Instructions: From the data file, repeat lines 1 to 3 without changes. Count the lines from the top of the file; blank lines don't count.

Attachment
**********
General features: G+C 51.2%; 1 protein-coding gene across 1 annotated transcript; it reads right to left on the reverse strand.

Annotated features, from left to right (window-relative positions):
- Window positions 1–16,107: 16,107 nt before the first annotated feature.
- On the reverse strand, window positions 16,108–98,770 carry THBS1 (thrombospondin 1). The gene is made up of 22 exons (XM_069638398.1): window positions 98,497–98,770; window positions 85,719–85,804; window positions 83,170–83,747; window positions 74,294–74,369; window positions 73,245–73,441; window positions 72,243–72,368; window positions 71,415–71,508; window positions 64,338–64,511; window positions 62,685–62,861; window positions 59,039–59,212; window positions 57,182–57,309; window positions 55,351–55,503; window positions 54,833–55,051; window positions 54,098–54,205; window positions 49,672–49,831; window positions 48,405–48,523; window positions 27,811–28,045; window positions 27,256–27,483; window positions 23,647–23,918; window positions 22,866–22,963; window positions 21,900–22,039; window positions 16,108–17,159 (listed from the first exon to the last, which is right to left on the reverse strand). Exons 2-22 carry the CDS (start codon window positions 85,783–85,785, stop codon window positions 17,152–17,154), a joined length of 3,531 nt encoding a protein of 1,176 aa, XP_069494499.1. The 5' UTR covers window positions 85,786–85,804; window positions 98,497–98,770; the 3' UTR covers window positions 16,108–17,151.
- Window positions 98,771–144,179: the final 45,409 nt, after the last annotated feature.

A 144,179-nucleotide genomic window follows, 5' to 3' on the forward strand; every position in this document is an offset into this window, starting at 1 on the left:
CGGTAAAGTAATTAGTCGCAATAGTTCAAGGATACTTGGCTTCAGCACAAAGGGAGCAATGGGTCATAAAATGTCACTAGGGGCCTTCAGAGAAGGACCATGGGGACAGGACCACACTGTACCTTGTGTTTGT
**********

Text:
General features: G+C 51.2%; 1 protein-coding gene across 1 annotated transcript; it reads right to left on the reverse strand.

Annotated features, from left to right (window-relative positions):
- Window positions 1–16,107: 16,107 nt before the first annotated feature.